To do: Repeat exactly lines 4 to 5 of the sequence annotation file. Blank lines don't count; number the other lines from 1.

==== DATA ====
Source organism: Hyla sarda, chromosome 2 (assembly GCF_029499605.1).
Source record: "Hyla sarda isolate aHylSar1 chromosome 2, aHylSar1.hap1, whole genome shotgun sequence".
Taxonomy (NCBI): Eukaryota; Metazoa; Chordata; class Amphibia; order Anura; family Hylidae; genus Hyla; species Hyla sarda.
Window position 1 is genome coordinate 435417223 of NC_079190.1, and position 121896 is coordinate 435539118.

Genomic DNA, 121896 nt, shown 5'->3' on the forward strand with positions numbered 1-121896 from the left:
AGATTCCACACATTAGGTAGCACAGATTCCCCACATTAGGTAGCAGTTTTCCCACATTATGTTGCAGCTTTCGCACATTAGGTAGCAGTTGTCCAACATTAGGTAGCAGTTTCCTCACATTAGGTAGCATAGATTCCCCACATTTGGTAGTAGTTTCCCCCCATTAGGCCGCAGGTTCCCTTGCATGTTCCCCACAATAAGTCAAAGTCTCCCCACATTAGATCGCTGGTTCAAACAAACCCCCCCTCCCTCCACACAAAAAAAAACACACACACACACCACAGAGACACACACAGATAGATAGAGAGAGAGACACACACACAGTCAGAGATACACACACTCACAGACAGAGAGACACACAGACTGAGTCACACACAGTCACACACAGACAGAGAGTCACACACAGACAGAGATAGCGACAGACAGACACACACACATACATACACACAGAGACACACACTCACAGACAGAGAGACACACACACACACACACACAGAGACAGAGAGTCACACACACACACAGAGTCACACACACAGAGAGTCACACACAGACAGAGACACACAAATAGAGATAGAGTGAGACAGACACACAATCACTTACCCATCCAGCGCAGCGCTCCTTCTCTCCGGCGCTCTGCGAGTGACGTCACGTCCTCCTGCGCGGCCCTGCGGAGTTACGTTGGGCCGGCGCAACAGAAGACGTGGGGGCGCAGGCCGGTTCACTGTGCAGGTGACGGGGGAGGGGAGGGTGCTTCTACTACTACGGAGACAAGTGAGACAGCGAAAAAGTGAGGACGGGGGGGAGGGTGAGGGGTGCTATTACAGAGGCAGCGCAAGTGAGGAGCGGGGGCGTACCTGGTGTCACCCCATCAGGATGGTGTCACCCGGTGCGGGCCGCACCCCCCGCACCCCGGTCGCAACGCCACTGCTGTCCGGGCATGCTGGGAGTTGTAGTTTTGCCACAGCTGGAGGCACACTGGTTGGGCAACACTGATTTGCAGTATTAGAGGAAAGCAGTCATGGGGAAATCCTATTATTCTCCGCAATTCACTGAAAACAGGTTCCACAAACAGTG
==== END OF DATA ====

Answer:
Window position 1 is genome coordinate 435417223 of NC_079190.1, and position 121896 is coordinate 435539118.

Genomic DNA, 121896 nt, shown 5'->3' on the forward strand with positions numbered 1-121896 from the left: